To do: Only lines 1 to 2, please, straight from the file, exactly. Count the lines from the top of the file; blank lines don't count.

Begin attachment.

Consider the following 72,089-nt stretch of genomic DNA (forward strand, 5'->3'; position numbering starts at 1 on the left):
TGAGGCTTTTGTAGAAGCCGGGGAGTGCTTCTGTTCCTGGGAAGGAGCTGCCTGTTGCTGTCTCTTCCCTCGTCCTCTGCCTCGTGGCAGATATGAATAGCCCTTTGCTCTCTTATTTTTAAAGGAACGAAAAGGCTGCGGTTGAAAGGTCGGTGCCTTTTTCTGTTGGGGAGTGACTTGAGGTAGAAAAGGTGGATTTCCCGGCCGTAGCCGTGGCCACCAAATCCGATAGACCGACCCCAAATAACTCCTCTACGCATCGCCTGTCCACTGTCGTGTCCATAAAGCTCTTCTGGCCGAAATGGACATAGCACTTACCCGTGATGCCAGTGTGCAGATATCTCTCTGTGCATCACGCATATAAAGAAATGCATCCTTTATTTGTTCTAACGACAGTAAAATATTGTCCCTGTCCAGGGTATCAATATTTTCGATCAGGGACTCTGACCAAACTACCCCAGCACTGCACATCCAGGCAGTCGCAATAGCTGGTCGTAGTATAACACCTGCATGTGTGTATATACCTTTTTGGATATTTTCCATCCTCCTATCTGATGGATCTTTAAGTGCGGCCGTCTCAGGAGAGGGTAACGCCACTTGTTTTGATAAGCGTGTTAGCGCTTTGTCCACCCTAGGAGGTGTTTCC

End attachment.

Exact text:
Consider the following 72,089-nt stretch of genomic DNA (forward strand, 5'->3'; position numbering starts at 1 on the left):
TGAGGCTTTTGTAGAAGCCGGGGAGTGCTTCTGTTCCTGGGAAGGAGCTGCCTGTTGCTGTCTCTTCCCTCGTCCTCTGCCTCGTGGCAGATATGAATAGCCCTTTGCTCTCTTATTTTTAAAGGAACGAAAAGGCTGCGGTTGAAAGGTCGGTGCCTTTTTCTGTTGGGGAGTGACTTGAGGTAGAAAAGGTGGATTTCCCGGCCGTAGCCGTGGCCACCAAATCCGATAGACCGACCCCAAATAACTCCTCTACGCATCGCCTGTCCACTGTCGTGTCCATAAAGCTCTTCTGGCCGAAATGGACATAGCACTTACCCGTGATGCCAGTGTGCAGATATCTCTCTGTGCATCACGCATATAAAGAAATGCATCCTTTATTTGTTCTAACGACAGTAAAATATTGTCCCTGTCCAGGGTATCAATATTTTCGATCAGGGACTCTGACCAAACTACCCCAGCACTGCACATCCAGGCAGTCGCAATAGCTGGTCGTAGTATAACACCTGCATGTGTGTATATACCTTTTTGGATATTTTCCATCCTCCTATCTGATGGATCTTTAAGTGCGGCCGTCTCAGGAGAGGGTAACGCCACTTGTTTTGATAAGCGTGTTAGCGCTTTGTCCACCCTAGGAGGTGTTTCC